A window to nutritional and toxicity status of the blood and serum
- Suspected toxicity and nutrient deficiencies.
- To get a baseline values before heavy metal detoxification protocols are performed.
- Accurate assessment of essential element status in the most appropriate compartment is recommended for determination of appropriate supplementation.
- Measurement of thirteen essential and eleven toxic metals in the circulating extracellular fluid compartments and in red and white blood cells
- Note: overnight fast highly recommended
Measuring Blood Elements
Blood elements analysis assists in determining deficiencies, excesses and imbalances of essential elements, as well as recent or ongoing exposure to many toxic elements and metals. Whole blood analysis measures total levels of elements that circulate in both extracellular fluids (serum/plasma) and in cells (red blood cells and lymphocytes). Some elements are measured in serum because they are transported by serum proteins, or have important extracellular functions in blood. The combination of the whole blood analysis and the serum analysis provides a comprehensive evaluation of the status of elements.
The absorption, transport and metabolism of essential elements is highly integrated and regulated. Inappropriate supplementation or dietary imbalance of elements can have significant adverse health effects. For example, excess intake of zinc or molybdenum can result in copper deficiency and excess assimilation of manganese can have serious neurotoxic effects that are expressed as Parkinson’s-like disease.
Measuring Intracellular and Extracellular Elements of Blood
Whole blood analysis is an excellent test for measuring the levels of both intracellular (inside the cell) and extracellular (outside the cell) circulating elements. Extracellular elements have functions in serum/plasma or are transported to tissues in serum/plasma associated with specific proteins or albumen. Intracellular elements have very specific functions since they act as enzymes in red blood cells and lymphocytes. Some essential elements, such as selenium, are portioned in and have important physiological roles in both the intracellular and extracellular compartments. Likewise, the toxic metal lead is transported in both the fluid and cellular (red blood cells) compartments of blood. Therefore measurement of elements in both blood compartments permits a more complete evaluation of total blood element levels.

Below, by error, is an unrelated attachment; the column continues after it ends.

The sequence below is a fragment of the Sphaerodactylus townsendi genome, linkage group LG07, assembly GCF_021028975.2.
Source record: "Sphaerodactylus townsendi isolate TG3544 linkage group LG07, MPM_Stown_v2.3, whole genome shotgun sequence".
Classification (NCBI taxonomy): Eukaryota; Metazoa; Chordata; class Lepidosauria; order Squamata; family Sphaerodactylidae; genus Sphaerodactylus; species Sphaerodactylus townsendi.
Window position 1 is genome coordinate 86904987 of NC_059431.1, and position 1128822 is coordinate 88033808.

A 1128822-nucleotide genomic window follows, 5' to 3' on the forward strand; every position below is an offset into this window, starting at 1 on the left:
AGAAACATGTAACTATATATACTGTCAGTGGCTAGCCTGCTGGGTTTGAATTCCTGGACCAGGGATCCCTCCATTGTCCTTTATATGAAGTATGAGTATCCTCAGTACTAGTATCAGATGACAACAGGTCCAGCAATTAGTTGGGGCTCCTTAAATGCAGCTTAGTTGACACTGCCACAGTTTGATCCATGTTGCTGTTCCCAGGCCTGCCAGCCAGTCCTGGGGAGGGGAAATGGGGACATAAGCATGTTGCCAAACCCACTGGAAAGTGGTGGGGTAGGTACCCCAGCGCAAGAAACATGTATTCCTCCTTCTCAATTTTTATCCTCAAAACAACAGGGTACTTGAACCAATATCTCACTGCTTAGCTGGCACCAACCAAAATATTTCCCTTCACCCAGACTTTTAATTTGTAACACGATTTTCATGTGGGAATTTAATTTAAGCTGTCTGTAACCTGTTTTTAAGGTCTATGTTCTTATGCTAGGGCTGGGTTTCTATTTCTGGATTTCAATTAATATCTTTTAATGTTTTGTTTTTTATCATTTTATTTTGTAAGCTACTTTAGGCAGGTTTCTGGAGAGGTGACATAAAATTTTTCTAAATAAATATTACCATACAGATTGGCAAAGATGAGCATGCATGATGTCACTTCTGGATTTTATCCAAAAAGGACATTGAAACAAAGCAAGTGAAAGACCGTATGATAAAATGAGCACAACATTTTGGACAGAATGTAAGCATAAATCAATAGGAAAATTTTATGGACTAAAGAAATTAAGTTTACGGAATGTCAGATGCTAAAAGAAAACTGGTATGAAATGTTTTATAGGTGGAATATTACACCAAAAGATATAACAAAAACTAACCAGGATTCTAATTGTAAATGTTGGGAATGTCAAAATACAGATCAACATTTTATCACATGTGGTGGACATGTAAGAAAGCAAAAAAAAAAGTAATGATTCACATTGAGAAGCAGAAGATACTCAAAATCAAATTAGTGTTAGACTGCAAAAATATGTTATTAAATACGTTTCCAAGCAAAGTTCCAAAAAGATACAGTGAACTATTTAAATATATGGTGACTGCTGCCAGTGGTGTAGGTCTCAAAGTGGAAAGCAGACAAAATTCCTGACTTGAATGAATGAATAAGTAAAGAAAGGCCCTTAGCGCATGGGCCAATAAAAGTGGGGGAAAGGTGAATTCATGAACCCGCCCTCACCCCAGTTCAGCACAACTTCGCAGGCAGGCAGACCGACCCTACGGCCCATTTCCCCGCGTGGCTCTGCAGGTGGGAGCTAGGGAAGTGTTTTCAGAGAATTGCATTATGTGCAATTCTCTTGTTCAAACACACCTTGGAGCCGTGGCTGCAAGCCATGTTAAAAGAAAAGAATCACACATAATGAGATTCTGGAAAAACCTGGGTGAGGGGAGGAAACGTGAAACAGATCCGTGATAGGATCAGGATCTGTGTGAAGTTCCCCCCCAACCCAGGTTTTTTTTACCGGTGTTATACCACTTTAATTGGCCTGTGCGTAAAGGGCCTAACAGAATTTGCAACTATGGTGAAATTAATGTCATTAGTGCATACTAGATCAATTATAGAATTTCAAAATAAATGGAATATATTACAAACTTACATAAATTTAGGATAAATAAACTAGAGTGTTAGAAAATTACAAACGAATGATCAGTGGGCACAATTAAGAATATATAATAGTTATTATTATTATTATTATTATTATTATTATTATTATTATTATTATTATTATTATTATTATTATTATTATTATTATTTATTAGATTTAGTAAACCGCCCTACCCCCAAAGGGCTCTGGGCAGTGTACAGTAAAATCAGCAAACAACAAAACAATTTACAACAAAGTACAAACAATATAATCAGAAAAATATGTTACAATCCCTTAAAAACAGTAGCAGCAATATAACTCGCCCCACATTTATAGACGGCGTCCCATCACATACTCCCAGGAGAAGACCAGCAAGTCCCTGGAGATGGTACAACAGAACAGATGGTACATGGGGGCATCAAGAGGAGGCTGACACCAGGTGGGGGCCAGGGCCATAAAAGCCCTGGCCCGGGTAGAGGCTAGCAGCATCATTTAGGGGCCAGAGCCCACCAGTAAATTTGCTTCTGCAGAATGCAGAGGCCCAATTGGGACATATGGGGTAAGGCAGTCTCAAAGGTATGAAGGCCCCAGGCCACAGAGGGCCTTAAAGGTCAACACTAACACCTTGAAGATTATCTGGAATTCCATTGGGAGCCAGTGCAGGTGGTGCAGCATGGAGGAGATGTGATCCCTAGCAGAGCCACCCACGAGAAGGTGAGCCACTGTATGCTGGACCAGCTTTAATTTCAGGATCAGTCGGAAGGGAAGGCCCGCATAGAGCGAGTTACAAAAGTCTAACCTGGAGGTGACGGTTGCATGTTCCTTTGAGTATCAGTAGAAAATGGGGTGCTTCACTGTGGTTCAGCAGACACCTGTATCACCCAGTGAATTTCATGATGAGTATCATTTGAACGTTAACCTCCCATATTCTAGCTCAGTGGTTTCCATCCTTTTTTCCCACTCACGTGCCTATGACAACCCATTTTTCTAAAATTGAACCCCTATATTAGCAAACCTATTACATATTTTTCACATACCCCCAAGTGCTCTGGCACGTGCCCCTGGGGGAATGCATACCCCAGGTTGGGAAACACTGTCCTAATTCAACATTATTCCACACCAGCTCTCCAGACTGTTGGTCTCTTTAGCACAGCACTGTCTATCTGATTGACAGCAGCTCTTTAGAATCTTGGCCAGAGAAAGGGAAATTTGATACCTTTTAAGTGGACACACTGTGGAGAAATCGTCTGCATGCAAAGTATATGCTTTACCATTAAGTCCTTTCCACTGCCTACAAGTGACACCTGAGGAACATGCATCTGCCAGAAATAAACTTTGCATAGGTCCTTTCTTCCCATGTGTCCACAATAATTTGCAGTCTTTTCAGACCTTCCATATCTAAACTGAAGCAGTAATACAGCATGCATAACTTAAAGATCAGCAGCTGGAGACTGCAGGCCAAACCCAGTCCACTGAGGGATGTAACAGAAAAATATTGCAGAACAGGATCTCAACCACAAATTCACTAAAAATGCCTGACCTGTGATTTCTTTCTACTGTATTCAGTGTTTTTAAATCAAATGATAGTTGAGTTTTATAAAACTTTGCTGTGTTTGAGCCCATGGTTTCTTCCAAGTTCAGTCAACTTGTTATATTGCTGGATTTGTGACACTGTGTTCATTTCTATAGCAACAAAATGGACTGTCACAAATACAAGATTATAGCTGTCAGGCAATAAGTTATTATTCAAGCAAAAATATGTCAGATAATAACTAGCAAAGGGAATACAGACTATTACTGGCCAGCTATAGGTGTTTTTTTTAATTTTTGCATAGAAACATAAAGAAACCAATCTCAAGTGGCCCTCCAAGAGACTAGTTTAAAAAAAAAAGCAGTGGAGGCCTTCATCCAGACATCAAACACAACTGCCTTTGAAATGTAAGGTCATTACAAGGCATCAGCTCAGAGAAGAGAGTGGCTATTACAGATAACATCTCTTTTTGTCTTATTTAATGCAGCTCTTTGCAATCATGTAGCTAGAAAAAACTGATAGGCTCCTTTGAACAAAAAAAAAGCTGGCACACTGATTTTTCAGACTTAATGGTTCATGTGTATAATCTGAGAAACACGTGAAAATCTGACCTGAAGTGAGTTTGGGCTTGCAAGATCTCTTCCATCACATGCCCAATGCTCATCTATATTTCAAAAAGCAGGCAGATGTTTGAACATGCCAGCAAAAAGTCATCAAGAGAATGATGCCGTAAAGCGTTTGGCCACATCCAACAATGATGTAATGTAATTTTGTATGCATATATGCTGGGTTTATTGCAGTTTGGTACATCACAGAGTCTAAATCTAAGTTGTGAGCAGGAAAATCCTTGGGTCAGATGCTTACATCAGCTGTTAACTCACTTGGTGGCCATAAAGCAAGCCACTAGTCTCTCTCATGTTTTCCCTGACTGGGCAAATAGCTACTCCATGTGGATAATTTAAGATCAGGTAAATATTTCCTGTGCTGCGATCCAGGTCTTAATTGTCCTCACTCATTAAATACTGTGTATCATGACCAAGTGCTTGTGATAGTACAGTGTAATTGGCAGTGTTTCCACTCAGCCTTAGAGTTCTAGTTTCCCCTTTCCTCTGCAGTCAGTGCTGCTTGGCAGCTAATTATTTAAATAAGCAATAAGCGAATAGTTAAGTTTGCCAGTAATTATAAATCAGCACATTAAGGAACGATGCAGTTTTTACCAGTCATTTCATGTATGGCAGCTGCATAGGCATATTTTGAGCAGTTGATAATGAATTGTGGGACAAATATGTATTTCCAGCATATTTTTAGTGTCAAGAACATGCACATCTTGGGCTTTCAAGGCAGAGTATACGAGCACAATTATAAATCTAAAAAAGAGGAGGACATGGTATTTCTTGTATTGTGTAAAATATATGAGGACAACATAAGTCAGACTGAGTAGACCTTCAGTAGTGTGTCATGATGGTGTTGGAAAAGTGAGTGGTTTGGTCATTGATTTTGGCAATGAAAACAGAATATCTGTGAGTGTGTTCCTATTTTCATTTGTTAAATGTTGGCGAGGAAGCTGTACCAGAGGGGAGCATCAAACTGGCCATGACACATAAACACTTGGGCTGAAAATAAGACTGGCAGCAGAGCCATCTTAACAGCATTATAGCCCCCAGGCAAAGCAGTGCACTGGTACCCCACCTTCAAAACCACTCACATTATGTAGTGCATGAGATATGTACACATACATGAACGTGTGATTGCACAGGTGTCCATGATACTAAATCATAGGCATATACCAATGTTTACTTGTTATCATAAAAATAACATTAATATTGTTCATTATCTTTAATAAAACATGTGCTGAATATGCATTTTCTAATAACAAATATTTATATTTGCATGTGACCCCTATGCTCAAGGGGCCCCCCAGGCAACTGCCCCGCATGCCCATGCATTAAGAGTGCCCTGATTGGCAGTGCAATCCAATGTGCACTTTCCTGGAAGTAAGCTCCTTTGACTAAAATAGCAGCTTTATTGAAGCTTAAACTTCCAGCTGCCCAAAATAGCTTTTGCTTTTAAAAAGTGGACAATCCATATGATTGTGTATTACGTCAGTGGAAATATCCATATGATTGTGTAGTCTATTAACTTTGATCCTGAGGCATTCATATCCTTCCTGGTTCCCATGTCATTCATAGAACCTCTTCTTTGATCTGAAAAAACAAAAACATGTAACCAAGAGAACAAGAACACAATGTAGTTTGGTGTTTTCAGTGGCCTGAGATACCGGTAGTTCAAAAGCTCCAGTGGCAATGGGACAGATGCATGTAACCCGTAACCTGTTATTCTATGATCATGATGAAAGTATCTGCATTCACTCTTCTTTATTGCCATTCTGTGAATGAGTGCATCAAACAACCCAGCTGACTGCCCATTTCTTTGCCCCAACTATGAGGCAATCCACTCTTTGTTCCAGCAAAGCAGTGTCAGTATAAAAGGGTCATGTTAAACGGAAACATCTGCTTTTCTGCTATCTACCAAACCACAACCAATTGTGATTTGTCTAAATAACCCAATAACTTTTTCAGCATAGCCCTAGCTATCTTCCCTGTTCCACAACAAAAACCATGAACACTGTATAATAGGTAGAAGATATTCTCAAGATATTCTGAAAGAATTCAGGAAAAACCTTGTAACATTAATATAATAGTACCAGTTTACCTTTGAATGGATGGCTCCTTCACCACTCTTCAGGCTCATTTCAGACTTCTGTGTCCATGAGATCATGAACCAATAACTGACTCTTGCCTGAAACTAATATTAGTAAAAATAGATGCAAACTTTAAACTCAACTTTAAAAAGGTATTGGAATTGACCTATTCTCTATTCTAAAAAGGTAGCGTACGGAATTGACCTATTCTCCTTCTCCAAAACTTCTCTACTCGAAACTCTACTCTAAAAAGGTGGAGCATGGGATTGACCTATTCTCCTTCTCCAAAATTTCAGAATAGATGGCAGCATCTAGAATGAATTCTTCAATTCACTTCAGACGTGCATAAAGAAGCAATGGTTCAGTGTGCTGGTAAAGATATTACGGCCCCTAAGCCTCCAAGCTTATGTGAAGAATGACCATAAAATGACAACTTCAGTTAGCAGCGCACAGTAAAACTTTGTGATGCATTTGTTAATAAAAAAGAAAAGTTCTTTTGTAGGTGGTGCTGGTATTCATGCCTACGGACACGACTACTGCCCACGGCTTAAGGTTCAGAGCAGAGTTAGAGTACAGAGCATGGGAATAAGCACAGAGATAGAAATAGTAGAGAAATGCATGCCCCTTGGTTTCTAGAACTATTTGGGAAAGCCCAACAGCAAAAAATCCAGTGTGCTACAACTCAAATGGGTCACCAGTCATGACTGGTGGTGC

In contrast, some essential elements/electrolytes such as calcium, sodium, potassium and iron are best assessed in serum because they are transported by serum proteins, or have important functions in the extracellular compartment of blood. Also, the differential analysis of some elements, such as magnesium, in both whole blood and serum can provide important clinical information about aberrant metabolism of this extremely important element that is involved in over three hundred different intracellular reactions.
Blood elemental analysis is available in whole blood, in serum and as a Comprehensive Blood Elements profile which is comprised of both whole blood and serum elements. It is highly recommended that blood and serum specimens be collected after an overnight fast to avoid the acute influence of a meal.